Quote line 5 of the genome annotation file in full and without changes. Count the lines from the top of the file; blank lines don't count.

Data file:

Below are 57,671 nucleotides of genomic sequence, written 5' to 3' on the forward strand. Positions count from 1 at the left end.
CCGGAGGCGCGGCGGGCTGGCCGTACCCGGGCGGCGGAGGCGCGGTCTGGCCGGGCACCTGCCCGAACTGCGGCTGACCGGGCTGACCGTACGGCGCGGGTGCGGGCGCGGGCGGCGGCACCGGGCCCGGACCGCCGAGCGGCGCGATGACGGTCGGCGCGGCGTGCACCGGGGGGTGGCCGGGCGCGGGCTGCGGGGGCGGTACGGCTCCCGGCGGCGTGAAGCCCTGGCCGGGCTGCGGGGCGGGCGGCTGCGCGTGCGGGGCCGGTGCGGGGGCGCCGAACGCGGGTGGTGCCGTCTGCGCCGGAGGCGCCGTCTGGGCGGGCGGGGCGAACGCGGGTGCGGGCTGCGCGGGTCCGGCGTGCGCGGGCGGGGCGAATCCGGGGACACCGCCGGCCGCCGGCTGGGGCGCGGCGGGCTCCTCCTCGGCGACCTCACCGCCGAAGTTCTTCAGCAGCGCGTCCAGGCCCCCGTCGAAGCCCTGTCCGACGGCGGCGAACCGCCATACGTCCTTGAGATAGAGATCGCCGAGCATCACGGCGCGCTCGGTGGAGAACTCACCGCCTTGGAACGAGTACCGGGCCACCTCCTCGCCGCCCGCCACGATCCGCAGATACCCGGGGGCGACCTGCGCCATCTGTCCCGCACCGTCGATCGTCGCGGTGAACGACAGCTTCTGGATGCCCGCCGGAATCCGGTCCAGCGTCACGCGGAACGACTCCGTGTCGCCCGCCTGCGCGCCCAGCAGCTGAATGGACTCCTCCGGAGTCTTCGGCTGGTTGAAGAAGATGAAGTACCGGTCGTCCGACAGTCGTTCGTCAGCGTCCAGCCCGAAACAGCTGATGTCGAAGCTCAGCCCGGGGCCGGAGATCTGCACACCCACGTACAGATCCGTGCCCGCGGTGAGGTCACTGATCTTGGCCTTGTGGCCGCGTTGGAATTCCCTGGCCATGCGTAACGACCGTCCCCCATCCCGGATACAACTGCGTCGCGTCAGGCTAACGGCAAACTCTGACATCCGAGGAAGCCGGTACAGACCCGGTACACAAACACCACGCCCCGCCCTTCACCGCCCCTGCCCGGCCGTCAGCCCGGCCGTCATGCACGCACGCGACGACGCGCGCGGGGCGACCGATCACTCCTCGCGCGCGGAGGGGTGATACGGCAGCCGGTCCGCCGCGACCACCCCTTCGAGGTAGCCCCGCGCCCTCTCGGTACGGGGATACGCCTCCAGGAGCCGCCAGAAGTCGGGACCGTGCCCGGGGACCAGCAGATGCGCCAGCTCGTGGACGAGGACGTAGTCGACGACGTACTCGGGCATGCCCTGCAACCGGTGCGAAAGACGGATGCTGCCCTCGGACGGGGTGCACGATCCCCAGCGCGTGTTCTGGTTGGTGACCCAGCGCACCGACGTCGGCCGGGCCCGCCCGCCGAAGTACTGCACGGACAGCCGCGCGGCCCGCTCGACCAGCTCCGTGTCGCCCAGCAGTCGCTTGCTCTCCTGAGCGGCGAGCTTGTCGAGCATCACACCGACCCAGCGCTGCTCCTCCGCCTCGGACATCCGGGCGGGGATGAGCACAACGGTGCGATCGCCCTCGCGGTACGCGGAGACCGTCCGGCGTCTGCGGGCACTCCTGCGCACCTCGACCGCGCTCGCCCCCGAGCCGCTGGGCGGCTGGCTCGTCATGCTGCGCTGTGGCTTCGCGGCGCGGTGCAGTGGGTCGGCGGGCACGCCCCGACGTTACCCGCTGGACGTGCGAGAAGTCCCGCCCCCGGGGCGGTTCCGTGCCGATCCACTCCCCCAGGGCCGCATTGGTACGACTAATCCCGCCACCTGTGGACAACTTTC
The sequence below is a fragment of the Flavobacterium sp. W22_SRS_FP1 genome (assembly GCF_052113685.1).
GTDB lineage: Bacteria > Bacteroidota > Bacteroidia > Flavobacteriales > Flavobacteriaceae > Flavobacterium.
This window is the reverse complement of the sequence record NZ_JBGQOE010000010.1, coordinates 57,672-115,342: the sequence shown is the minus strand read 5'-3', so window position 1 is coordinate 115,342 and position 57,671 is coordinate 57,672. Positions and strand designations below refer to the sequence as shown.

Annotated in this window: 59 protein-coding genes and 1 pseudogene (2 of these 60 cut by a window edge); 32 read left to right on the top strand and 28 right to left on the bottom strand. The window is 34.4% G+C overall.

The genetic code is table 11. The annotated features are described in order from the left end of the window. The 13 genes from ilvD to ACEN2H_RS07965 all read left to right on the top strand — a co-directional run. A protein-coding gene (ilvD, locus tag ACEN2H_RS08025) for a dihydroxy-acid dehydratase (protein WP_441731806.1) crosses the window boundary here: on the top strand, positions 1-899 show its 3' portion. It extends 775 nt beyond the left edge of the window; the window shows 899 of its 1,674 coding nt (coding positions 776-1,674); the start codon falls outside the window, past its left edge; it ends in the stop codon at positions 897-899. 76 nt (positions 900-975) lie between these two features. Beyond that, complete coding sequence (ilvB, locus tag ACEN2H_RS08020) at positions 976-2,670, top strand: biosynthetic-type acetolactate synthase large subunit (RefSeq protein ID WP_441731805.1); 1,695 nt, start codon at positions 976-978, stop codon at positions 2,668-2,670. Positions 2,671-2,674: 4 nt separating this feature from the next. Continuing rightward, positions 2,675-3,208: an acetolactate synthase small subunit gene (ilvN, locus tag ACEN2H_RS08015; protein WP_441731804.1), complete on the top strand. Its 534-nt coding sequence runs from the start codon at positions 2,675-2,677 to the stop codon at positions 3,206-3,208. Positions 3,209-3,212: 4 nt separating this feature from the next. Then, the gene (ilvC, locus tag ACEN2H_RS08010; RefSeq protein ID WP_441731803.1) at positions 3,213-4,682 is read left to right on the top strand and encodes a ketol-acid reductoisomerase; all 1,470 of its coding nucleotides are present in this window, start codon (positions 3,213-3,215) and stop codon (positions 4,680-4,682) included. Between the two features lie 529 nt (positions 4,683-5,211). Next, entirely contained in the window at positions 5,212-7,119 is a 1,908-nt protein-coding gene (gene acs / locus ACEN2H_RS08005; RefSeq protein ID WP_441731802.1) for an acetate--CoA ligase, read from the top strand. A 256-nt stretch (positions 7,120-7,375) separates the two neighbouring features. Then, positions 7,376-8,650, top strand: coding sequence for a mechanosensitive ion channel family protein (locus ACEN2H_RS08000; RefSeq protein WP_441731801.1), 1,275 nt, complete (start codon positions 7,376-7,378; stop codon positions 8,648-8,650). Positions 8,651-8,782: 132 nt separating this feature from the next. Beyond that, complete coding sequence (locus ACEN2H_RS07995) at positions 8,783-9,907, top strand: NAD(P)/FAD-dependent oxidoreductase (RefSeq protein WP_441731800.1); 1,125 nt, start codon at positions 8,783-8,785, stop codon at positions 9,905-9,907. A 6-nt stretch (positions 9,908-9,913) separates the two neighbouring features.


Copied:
This window is the reverse complement of the sequence record NZ_JBGQOE010000010.1, coordinates 57,672-115,342: the sequence shown is the minus strand read 5'-3', so window position 1 is coordinate 115,342 and position 57,671 is coordinate 57,672. Positions and strand designations below refer to the sequence as shown.